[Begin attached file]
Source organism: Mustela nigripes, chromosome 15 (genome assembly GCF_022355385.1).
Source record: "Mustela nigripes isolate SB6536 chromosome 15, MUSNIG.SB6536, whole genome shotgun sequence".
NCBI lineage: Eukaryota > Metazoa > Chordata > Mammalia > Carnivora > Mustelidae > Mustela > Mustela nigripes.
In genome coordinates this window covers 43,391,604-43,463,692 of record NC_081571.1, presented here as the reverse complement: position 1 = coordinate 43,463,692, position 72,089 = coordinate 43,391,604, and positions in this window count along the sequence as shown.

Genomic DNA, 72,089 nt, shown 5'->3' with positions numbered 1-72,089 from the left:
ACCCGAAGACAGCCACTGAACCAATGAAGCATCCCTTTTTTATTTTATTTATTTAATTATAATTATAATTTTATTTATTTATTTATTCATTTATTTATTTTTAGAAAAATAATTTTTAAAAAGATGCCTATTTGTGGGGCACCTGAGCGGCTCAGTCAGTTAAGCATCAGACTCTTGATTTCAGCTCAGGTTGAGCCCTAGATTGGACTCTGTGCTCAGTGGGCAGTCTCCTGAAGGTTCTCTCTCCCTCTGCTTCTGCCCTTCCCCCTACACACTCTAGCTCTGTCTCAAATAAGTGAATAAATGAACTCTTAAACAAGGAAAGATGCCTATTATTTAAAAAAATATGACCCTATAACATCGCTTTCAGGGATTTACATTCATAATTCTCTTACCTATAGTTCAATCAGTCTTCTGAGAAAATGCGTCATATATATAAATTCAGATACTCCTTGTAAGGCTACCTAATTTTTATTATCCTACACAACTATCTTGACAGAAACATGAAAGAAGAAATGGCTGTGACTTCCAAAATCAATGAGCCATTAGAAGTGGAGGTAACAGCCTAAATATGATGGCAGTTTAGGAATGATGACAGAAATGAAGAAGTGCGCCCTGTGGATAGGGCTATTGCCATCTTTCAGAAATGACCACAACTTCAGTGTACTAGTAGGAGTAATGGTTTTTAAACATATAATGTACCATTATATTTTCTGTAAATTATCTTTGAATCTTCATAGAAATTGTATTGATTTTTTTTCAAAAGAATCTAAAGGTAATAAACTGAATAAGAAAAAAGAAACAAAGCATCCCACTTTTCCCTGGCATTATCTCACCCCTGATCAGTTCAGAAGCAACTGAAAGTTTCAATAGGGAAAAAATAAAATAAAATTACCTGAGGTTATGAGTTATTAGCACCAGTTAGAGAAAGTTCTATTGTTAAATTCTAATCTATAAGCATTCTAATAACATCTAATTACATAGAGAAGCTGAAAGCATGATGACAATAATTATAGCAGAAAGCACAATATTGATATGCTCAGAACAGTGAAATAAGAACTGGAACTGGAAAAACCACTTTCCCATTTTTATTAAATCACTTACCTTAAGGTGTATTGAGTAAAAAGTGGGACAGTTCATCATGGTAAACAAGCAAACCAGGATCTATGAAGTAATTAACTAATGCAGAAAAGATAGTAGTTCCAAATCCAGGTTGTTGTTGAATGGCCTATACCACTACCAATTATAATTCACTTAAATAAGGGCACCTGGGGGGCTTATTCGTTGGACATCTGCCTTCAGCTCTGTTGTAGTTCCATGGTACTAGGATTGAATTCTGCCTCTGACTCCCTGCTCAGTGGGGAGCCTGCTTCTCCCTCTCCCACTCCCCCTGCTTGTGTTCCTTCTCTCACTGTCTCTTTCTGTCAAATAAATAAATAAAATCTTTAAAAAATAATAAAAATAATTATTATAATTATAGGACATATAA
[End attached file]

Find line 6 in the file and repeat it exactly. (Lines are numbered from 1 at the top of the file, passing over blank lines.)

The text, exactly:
ACCCGAAGACAGCCACTGAACCAATGAAGCATCCCTTTTTTATTTTATTTATTTAATTATAATTATAATTTTATTTATTTATTTATTCATTTATTTATTTTTAGAAAAATAATTTTTAAAAAGATGCCTATTTGTGGGGCACCTGAGCGGCTCAGTCAGTTAAGCATCAGACTCTTGATTTCAGCTCAGGTTGAGCCCTAGATTGGACTCTGTGCTCAGTGGGCAGTCTCCTGAAGGTTCTCTCTCCCTCTGCTTCTGCCCTTCCCCCTACACACTCTAGCTCTGTCTCAAATAAGTGAATAAATGAACTCTTAAACAAGGAAAGATGCCTATTATTTAAAAAAATATGACCCTATAACATCGCTTTCAGGGATTTACATTCATAATTCTCTTACCTATAGTTCAATCAGTCTTCTGAGAAAATGCGTCATATATATAAATTCAGATACTCCTTGTAAGGCTACCTAATTTTTATTATCCTACACAACTATCTTGACAGAAACATGAAAGAAGAAATGGCTGTGACTTCCAAAATCAATGAGCCATTAGAAGTGGAGGTAACAGCCTAAATATGATGGCAGTTTAGGAATGATGACAGAAATGAAGAAGTGCGCCCTGTGGATAGGGCTATTGCCATCTTTCAGAAATGACCACAACTTCAGTGTACTAGTAGGAGTAATGGTTTTTAAACATATAATGTACCATTATATTTTCTGTAAATTATCTTTGAATCTTCATAGAAATTGTATTGATTTTTTTTCAAAAGAATCTAAAGGTAATAAACTGAATAAGAAAAAAGAAACAAAGCATCCCACTTTTCCCTGGCATTATCTCACCCCTGATCAGTTCAGAAGCAACTGAAAGTTTCAATAGGGAAAAAATAAAATAAAATTACCTGAGGTTATGAGTTATTAGCACCAGTTAGAGAAAGTTCTATTGTTAAATTCTAATCTATAAGCATTCTAATAACATCTAATTACATAGAGAAGCTGAAAGCATGATGACAATAATTATAGCAGAAAGCACAATATTGATATGCTCAGAACAGTGAAATAAGAACTGGAACTGGAAAAACCACTTTCCCATTTTTATTAAATCACTTACCTTAAGGTGTATTGAGTAAAAAGTGGGACAGTTCATCATGGTAAACAAGCAAACCAGGATCTATGAAGTAATTAACTAATGCAGAAAAGATAGTAGTTCCAAATCCAGGTTGTTGTTGAATGGCCTATACCACTACCAATTATAATTCACTTAAATAAGGGCACCTGGGGGGCTTATTCGTTGGACATCTGCCTTCAGCTCTGTTGTAGTTCCATGGTACTAGGATTGAATTCTGCCTCTGACTCCCTGCTCAGTGGGGAGCCTGCTTCTCCCTCTCCCACTCCCCCTGCTTGTGTTCCTTCTCTCACTGTCTCTTTCTGTCAAATAAATAAATAAAATCTTTAAAAAATAATAAAAATAATTATTATAATTATAGGACATATAA